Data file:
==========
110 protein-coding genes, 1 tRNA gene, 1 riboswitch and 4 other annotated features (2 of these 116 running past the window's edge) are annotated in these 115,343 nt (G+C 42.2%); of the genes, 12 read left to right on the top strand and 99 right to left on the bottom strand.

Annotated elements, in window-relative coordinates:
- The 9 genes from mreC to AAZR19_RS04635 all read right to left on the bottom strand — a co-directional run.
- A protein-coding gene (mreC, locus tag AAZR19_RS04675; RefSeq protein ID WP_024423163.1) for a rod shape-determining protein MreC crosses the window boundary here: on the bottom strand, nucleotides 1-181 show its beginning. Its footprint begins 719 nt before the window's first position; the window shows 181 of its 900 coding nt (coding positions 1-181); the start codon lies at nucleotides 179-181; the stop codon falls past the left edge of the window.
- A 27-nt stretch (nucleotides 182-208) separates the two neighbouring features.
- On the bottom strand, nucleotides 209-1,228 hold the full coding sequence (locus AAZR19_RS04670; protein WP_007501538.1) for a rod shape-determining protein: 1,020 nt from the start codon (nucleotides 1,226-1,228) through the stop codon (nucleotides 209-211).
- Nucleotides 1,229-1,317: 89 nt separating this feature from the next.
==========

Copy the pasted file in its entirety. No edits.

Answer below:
110 protein-coding genes, 1 tRNA gene, 1 riboswitch and 4 other annotated features (2 of these 116 running past the window's edge) are annotated in these 115,343 nt (G+C 42.2%); of the genes, 12 read left to right on the top strand and 99 right to left on the bottom strand.

Annotated elements, in window-relative coordinates:
- The 9 genes from mreC to AAZR19_RS04635 all read right to left on the bottom strand — a co-directional run.
- A protein-coding gene (mreC, locus tag AAZR19_RS04675; RefSeq protein ID WP_024423163.1) for a rod shape-determining protein MreC crosses the window boundary here: on the bottom strand, nucleotides 1-181 show its beginning. Its footprint begins 719 nt before the window's first position; the window shows 181 of its 900 coding nt (coding positions 1-181); the start codon lies at nucleotides 179-181; the stop codon falls past the left edge of the window.
- A 27-nt stretch (nucleotides 182-208) separates the two neighbouring features.
- On the bottom strand, nucleotides 209-1,228 hold the full coding sequence (locus AAZR19_RS04670; protein WP_007501538.1) for a rod shape-determining protein: 1,020 nt from the start codon (nucleotides 1,226-1,228) through the stop codon (nucleotides 209-211).
- Nucleotides 1,229-1,317: 89 nt separating this feature from the next.